Can Tyson Win from Repealing Its No-Antibiotic Chicken Pledge?

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Key Points

  • Tyson Foods is the nation's largest beef seller and supplies nearly 20% of all the chicken in the United States.
  • Tyson repealed its "No Antibiotics Ever" label in July 2023 after bird flu outbreaks; Chick-fil-A modified its "No Antibiotics Ever" policy to "No Antibiotics Important to Human Medicine" on March 24, 2024.
  • Tyson Foods continues to recover from its Q4 2023 earnings drop fueled by rising beef prices, possibly driven by high protein, low-carb trends like carnivore and keto diets.
  • 5 stocks we like better than Tyson Foods

Tyson Reversing Its No-Antibiotic Chicken Policy Amid Bird Flu ConcernsThe avian flu (H5n1) is making headlines again as it spreads through livestock, including cattle and hens -- and even humans are catching the disease. The nation's egg supply is facing tighter supplies as a result of the depopulation (termination) of egg-laying hens that were caught in the outbreak. As a deterrent, the nation's largest poultry and beef producer, Tyson Foods Inc. NYSE: TSN, repealed its no-antibiotics pledge last year to combat the spread of bird flu. Investors have been wondering whether this will be good or bad for the consumer staples sector giant, especially during the carnivore diet trend that's been driving demand for beef and poultry as a side effect of the Ozempic weight-loss trend.

CDC Bird Flu Health Alert Issued

On April 5, 2024, the U.S. Centers for Disease Control (CDC) issued a health alert after identifying a second case of a human avian influenza (H5n1) inflection contracted by contact with infected dairy cows. The first human infection was reported in 2022 through dairy cattle as well. The CDC recommends personal protective equipment (PPE) when in contact with persons exposed to sick or dead livestock or wild animals that may be infected with the virus. The CDC still affirms that it hasn't changed its risk assessment that it's a low risk to humans. The infected person's only symptom was eye inflammation.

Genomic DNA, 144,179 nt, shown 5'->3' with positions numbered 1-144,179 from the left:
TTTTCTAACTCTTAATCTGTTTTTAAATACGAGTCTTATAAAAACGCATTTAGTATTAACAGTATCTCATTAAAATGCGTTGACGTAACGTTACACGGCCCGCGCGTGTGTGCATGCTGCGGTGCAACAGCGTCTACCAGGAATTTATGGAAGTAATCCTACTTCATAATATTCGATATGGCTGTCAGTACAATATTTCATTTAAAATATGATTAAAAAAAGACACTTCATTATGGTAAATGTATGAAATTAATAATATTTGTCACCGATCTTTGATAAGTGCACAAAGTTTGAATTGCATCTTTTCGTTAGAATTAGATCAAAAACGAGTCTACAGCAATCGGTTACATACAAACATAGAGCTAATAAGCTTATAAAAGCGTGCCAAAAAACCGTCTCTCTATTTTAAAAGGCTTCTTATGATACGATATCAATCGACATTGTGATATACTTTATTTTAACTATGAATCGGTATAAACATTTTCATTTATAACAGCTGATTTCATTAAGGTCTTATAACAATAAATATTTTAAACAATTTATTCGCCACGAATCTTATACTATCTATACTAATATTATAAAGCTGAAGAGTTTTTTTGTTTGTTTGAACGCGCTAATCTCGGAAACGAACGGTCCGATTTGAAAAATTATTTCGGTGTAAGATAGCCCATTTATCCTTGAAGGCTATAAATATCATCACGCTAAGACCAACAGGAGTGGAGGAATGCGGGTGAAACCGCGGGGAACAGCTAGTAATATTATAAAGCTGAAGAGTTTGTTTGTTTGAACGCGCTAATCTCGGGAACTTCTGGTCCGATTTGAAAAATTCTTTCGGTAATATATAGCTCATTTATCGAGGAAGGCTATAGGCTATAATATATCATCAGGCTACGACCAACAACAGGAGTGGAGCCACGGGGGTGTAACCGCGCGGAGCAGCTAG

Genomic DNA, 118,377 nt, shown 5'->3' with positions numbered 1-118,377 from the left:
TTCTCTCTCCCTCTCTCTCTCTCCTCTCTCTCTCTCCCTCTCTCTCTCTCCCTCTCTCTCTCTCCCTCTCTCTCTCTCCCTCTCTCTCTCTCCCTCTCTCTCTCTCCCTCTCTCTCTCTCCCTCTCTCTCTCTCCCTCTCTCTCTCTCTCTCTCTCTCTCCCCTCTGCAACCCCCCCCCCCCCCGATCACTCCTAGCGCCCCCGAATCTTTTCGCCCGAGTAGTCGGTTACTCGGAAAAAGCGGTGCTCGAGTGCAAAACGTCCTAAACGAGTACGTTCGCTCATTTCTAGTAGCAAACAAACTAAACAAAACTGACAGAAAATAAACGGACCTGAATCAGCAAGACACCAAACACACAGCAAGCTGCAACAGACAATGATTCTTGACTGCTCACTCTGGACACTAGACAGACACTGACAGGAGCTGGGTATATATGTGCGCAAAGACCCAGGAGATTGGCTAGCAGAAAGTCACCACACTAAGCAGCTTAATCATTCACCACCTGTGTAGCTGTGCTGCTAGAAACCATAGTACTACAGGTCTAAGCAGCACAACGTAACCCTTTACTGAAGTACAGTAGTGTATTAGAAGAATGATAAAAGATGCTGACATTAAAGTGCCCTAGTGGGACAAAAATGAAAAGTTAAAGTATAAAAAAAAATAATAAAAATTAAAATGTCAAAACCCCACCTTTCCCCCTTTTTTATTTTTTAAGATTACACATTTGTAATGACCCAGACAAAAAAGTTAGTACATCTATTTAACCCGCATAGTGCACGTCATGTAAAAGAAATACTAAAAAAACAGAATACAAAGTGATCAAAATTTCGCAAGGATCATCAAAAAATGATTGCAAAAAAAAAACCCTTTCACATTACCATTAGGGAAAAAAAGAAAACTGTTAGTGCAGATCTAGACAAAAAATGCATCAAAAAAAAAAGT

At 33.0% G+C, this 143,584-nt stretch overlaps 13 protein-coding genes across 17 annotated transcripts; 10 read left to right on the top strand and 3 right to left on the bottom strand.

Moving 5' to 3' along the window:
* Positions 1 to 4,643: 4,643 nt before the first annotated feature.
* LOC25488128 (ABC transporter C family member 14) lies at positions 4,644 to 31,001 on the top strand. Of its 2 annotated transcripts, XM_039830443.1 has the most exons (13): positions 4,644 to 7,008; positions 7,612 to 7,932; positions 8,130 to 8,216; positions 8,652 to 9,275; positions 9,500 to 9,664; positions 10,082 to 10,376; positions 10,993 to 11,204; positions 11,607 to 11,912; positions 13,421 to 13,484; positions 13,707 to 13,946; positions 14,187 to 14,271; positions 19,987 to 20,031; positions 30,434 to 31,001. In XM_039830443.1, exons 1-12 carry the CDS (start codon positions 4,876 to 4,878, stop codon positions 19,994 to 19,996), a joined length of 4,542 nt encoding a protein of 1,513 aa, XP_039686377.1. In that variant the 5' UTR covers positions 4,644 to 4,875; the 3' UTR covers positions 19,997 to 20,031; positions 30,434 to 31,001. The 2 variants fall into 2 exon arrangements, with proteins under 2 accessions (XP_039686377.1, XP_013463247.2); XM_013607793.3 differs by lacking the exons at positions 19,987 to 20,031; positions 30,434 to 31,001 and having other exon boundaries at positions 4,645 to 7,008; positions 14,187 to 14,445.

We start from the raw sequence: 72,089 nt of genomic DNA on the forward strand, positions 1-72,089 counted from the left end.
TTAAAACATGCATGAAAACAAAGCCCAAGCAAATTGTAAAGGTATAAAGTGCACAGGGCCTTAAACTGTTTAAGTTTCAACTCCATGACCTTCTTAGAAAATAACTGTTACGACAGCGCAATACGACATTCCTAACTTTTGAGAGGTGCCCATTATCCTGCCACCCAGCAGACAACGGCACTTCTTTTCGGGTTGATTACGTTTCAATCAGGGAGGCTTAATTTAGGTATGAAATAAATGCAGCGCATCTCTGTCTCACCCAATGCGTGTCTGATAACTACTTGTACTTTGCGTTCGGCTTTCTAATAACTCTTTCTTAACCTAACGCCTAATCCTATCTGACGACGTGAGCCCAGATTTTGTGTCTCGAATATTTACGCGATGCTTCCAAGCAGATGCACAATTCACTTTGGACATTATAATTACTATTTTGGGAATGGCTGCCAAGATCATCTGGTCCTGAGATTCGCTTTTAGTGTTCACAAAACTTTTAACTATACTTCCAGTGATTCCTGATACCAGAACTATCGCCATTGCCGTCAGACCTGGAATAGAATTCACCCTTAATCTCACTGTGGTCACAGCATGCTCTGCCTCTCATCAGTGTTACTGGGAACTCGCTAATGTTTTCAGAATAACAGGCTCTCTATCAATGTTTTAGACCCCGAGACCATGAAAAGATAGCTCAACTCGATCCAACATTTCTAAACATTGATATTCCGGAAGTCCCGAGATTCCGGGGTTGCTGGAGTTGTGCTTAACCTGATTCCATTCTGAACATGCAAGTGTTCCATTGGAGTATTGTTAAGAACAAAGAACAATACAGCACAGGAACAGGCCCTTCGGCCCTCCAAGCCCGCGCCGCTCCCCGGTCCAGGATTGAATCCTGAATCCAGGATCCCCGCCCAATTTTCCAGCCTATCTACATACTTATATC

The Cluck Heard Around the World  

Tyson dropped its "no antibiotic ever" label in July 2023. Much of this may have gone unnoticed by the public until popular fast food chain Chick-fil-A announced on Mar. 24, 2024, that it was rephasing its "No Antibiotics Ever (NAE)" policy to "No Antibiotics Important to Human Medicine (NAIHM)" starting in the spring of 2024. This means the company will serve chicken that has been treated with antibiotics for chicken, not humans.

Due to the bird flu outbreaks, Chick-fil-A was apparently having a difficult time procuring antibiotic-free chickens, especially since Tyson walked back their policy and Pilgrim's Pride Co. admitted it also uses "some" antibiotics. Tyson supplies 20% of all the chicken in the United States, so Chick-fil-A was caught between a rock and a hard space. Although Perdue still claims to be antibiotic-free (for now), Panera Bread also reversed its no-antibiotic pledge quietly in 2023. 

Why the Concern of Antibiotics in Chicken?